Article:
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UK [ɪˈmiːdɪət] / US [ɪˈmɪdɪət] adjective
1) happening or done now, without any delay

Our government must take immediate action.

The rebels demanded the immediate release of the prisoners.

Restrictions on advertising had an immediate impact on rates of teenage smoking.

with immediate effect (= starting now):

I handed in my resignation, with immediate effect.

a) your immediate reaction to something is the first thing you think, feel, or do when it happens

My immediate response was to say yes.

The announcement brought immediate denunciation from environmental bodies.

b) existing now and needing urgent action

There doesn't seem to be any immediate danger.

The French threat was the most immediate and damaging.

c) [only before noun] existing in the period of time directly before or after an event

in the immediate prewar period

immediate aftermath:

terrible pictures of the immediate aftermath of the earthquake

the immediate future:

The two men have different plans for the immediate future.

2) [only before noun] immediate aims, wishes, or needs are of the greatest importance and are dealt with first

Our immediate aim is to qualify for next year's finals.

3) [only before noun] someone in an immediate relationship to you is closely connected to you

She is my immediate superior (= the person directly in charge of me).

members of the President's immediate entourage

immediate family (= your parents, children, brothers, and sisters):

People who have immediate family on the plane are asked to contact this number.

4) [only before noun] next to a place or person, or a very small distance away from them
immediate vicinity (= area):

There are several pleasant walks in the immediate vicinity.

immediate predecessor/successor — the person who comes directly before or after you in a particular job or relationship

a decision made by his immediate predecessor at the Foreign Office

English dictionary. 2014.

Look at other dictionaries:

  • immediate — I (at once) adjective flash, instant, instantaneous, praesens, prompt, quick, speedy, sudden, unhesitating, with reasonable dispatch, without delay II (imminent) adjective about to happen, anticipated, approaching, at hand, close, close a …   Law dictionary

  • Immediate — Im*me di*ate, a. [F. imm[ e]diat. See {In } not, and {Mediate}.] 1. Not separated in respect to place by anything intervening; proximate; close; as, immediate contact. [1913 Webster] You are the most immediate to our throne. Shak. [1913 Webster]… …   The Collaborative International Dictionary of English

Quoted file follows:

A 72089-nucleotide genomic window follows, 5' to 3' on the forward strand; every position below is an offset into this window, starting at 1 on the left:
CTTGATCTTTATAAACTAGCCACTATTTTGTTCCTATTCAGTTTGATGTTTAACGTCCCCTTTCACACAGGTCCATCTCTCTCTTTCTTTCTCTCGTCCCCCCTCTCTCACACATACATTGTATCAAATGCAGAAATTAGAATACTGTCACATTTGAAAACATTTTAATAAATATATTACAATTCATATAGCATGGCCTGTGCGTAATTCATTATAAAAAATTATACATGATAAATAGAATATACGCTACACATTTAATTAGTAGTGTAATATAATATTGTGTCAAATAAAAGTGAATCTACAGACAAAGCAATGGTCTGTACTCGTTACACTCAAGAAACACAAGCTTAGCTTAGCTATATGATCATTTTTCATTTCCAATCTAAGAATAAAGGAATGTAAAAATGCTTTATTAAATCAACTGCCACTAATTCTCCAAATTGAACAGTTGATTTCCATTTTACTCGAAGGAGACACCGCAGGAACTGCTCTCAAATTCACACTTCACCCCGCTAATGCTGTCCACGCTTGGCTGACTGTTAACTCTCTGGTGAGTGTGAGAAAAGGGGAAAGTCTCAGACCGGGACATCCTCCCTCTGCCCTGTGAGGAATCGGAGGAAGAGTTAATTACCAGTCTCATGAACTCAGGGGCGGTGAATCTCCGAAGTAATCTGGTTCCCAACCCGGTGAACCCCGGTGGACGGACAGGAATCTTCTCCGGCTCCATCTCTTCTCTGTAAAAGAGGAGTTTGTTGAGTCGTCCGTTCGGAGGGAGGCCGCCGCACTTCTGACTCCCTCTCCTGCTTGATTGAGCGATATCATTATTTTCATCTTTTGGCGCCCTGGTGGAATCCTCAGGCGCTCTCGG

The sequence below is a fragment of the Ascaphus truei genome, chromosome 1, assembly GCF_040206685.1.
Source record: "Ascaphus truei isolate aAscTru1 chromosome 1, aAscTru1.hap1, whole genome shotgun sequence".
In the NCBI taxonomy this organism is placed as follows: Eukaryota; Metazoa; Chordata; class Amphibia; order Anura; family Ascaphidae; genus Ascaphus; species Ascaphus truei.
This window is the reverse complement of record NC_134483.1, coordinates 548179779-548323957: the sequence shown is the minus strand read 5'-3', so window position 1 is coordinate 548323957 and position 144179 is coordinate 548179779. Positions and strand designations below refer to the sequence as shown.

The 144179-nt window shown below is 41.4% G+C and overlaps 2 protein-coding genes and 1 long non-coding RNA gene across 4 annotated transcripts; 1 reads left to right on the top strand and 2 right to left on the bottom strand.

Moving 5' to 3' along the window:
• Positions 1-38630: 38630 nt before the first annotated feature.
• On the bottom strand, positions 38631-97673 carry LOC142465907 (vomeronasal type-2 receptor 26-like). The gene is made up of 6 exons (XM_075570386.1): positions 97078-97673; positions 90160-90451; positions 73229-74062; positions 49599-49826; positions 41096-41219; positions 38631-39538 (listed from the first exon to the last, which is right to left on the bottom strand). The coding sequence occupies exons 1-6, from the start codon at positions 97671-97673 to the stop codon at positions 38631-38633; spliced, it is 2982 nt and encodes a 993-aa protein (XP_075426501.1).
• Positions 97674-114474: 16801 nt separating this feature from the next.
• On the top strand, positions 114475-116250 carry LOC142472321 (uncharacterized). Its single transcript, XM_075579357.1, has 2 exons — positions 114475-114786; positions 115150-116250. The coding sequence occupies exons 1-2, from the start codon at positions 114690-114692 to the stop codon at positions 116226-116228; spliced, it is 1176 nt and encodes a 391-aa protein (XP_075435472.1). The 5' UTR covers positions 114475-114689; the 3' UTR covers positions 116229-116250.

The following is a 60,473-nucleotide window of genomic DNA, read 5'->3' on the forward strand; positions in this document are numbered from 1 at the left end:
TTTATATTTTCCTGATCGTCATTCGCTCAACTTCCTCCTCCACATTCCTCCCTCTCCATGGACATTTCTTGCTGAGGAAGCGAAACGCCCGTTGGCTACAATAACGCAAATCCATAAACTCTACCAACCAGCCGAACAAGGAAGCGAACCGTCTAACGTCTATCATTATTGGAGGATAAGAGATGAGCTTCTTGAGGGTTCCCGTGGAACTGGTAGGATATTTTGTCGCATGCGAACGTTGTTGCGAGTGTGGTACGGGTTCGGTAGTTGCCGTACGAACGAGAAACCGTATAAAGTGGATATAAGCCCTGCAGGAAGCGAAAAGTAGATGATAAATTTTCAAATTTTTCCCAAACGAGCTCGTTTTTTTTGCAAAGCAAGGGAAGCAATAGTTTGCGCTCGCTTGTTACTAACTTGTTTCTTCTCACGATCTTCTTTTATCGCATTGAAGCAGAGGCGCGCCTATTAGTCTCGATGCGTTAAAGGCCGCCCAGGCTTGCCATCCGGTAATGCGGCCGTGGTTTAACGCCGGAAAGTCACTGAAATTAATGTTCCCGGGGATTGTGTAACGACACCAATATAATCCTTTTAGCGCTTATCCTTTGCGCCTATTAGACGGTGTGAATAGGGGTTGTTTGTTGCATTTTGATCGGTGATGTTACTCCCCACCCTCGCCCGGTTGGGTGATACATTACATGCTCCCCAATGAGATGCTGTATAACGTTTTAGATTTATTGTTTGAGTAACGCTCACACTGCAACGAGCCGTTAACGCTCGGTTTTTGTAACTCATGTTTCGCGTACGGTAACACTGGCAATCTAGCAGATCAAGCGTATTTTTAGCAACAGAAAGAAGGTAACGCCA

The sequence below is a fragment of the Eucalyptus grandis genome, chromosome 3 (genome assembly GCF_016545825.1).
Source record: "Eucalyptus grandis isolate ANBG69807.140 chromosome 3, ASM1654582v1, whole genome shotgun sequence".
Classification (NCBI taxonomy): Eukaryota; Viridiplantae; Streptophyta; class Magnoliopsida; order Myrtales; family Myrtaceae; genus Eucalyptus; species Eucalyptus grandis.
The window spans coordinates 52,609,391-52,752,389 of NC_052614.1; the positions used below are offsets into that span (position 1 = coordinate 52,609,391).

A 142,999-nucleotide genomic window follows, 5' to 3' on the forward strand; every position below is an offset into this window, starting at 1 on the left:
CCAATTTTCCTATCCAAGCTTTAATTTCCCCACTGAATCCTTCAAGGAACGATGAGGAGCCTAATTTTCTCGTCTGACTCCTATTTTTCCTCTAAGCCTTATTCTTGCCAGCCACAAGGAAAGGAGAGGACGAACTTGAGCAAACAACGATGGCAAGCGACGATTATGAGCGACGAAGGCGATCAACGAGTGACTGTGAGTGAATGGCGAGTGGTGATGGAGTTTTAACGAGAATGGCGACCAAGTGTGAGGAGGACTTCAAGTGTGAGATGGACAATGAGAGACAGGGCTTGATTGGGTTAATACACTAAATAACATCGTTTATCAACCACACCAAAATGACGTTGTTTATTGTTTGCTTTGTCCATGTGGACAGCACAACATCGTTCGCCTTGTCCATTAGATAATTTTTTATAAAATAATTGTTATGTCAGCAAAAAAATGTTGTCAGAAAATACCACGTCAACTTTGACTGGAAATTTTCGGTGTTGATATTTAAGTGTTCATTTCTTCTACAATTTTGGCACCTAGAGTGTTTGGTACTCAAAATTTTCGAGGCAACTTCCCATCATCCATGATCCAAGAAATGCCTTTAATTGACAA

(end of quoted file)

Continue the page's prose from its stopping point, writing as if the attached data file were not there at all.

• immediate — [i mē′dē it] adj. [LL immediatus: see IN 2 & MEDIATE] 1. having nothing coming between; with no intermediary; specif., a) not separated in space; in direct contact; closest; nearest b) close by; near [immediate neighbors] c …   English World dictionary

  • immediate — [adj1] instantaneous; without delay actual, at once, at present time, at this moment, critical, current, existing, extant, first, hairtrigger*, instant, live, next, now, on hand*, paramount, present, pressing, prompt, up todate*, urgent; concepts …   New thesaurus

  • immediate — ► ADJECTIVE 1) occurring or done at once. 2) nearest in time, space, or relationship. 3) most urgent; current. 4) without an intervening medium or agency; direct: a coronary was the immediate cause of death. DERIVATIVES immediacy noun. ORIGIN …   English terms dictionary

  • immediate — (adj.) late 14c., intervening, interposed; early 15c., with nothing interposed; direct, also with reference to time, from O.Fr. immediat, from L.L. immediatus without anything between, from assimilated form of in not, opposite of (see IN (Cf. in… …   Etymology dictionary

  • immediate — *direct Analogous words: *nearest, next: intuitive, instinctive Antonyms: mediate (knowledge, relation, operation): distant (relatives) …   New Dictionary of Synonyms

  • immediate — im|me|di|ate [ ı midiət ] adjective *** 1. ) happening or done now, without any delay: Our government must take immediate action. Restrictions on advertising had an immediate impact on rates of teenage smoking. The rebels demanded the immediate… …   Usage of the words and phrases in modern English

  • immediate — [[t]ɪmi͟ːdiət[/t]] ♦♦♦ 1) ADJ: usu ADJ n An immediate result, action, or reaction happens or is done without any delay. These tragic incidents have had an immediate effect... My immediate reaction was just disgust. Syn: instant 2) ADJ GRADED: usu …   English dictionary

  • immediate — adjective Etymology: Middle English immediat, from Anglo French, from Late Latin immediatus, from Latin in + Late Latin mediatus intermediate more at mediate Date: 15th century 1. a. acting or being without the intervention of another object,… …   New Collegiate Dictionary

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